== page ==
Every May, two trade shows hold court at Chicago’s signature convention center, McCormick Place. This year, the 93rdAnnual National Restaurant Association, Hotel-Motel Show (and the 5thAnnual International Wine, Spirits & Beer Event) took place on May 5-8. More than 1,900 exhibitors and 61,000 registered attendants from all 50 states and more than 100 countries sampled some of the most innovative and trend-setting foods and beverages in the restaurant and foodservice industry.

A few noticeable trends were miniature and single-serving desserts. White Toque, known as a new world of a frozen and specialty food company, promoted a line of individual desserts: Gianduja Moose Cake, a shortbread topped with creamy Gianduja ganache and crispy chocolate. Gianduja is a sweet chocolate containing about 30% hazelnut paste. White Toque also featured a Chocolate Banana Delight version (featuring crumbled chocolate topped with banana cream and chocolate icing).

The Restaurant Show also featured many products with Southeast Asian Flavors. Regional flavors from Thailand, Vietnam, Malaysia, and Singapore were featured in signature appetizers and main dishes.  One savory dish, for example, involved coconut milk, a novel ingredient. Tasty Bite produces a product called Malaysian Lodeh, a coconut milk stew made with carrots, onions, beans, baby corn, tomatoes, tofu, coconut milk, chilies, cornstarch sunflower oil, sugar, yeast, celery, soy sauce, lemon grass, ginger, salt, garlic, basil and spices.

For over 30 years, CJ Foods has been a distributor of Korean food products. The company introduced a line of barbecue marinades and cooking sauces under its private label brand, CJ Bibigo. Flavors range from the standard original to pineapple to hot and spicy.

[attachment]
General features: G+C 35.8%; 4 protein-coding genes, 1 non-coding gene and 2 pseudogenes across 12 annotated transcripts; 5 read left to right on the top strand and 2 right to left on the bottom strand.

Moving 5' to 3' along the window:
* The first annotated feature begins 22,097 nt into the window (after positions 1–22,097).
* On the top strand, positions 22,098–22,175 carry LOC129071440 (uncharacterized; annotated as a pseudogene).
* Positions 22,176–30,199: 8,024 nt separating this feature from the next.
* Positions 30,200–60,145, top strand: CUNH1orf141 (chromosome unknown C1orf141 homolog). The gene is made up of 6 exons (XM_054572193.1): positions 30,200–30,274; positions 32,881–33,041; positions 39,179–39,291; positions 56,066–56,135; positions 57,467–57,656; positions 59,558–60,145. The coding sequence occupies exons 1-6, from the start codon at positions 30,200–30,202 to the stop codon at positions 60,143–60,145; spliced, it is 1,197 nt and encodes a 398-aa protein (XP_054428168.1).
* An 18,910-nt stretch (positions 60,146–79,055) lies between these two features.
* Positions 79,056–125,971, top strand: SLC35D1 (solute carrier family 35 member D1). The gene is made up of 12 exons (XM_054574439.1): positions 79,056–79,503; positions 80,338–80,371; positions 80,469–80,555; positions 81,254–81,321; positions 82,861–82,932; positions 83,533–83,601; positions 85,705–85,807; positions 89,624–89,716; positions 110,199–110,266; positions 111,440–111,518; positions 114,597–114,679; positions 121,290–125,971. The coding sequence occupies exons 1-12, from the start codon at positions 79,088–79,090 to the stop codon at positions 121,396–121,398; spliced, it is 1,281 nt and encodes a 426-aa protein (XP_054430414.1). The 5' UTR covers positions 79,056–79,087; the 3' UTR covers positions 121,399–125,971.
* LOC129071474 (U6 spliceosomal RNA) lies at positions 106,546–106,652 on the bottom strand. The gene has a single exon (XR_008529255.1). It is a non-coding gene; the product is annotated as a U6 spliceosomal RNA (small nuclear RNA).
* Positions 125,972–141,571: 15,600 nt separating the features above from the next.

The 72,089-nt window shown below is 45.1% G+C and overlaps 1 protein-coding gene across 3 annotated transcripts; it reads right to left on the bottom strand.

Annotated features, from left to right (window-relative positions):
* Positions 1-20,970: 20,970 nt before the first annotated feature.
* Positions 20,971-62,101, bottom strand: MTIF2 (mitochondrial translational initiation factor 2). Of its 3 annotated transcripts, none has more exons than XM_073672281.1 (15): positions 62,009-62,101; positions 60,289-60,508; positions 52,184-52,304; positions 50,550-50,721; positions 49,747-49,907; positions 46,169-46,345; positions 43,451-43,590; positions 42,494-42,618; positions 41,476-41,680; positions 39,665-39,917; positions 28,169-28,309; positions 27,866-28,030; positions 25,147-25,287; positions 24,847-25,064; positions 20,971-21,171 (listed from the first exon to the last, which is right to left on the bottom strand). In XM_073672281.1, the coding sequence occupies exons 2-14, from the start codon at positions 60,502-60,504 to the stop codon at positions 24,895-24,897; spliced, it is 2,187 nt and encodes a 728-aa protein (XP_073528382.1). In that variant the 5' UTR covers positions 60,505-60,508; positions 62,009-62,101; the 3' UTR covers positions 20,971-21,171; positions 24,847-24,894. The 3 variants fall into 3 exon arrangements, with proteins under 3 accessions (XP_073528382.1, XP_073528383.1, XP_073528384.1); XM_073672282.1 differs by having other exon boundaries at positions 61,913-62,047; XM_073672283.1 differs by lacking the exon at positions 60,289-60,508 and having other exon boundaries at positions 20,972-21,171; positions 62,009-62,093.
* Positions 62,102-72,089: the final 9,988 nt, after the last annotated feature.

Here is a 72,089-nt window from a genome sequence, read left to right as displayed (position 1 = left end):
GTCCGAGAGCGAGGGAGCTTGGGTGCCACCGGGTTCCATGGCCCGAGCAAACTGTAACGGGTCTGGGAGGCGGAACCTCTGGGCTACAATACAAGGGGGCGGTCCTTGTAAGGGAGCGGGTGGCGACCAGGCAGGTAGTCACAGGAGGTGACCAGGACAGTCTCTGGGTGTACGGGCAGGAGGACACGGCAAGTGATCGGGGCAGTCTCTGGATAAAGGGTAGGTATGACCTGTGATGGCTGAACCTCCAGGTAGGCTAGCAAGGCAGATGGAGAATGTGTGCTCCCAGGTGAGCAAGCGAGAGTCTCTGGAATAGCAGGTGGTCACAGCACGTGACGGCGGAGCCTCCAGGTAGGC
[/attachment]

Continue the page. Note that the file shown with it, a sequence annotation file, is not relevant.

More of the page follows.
Ingredients aside for the moment, the issue of sustainability was prevalent at the National Restaurant Association Show. Hundreds of exhibitors took steps to inform attendees about the origins of their products—involving everything from coffee to seafood to vegetables. The consumer wants to know where the product was grown and when and how it was processed. Talks with food and beverage experts—on and off the show floor—suggest that sustainability is here to stay.

The Sweets & Snacks Expo celebrated its “Sweet 16” show with record attendance at McCormick Place on May 8-10. The National Confectioners Association says the show’s 568 exhibitors drew more than 15,000 industry attendees.

One noticeable trend at this show involved “cross-overs” with manufacturers adding known savory flavors to sweet snacks and desserts. For example, Two Haute Cowgirls manufactures upscale popcorn with high-end, specialty ingredients. One of the popular products at the Sweets & Snacks Expo was the sweet bacon flavored popcorn, Have Bacon Will Travel. It’s a popcorn mixed with maple pecan buttercrunch, a hickory smoked bacon and a milk chocolate drizzles. Show organizers nominated this item as one of the expo’s top innovative new gourmet/premium products.

The three-day the expo also saw Mars Chocolate North America devote a portion of its space to Mars’ Chocolate History, a special area with presentations about the history of chocolate. Rodney Snyder, Mars chocolate history research director, led most of the presentations. The Journey of Chocolate in the Americas explored chocolate from its ancient origins—tracing back 3,500 years ago in the rainforest of Central and South America—to modern-day uses. Representatives prepared and sampled historical recipes, including 18thcentury formulas when chocolate was enjoyed as a beverage, grated into hot water and partaken at breakfast. To colonists, chocolate was a drink, not a candy bar. 

Judging by some of the notable hot chocolate options at this year's Sweets & Snacks Expo, the past looks to repeat itself. King Leo, for instance, added shaved hot chocolate with peppermint bits, and could be a sign of the consumer turning to the comforts from childhood in difficult times.

From the July 9, 2012 Prepared Foods E-dition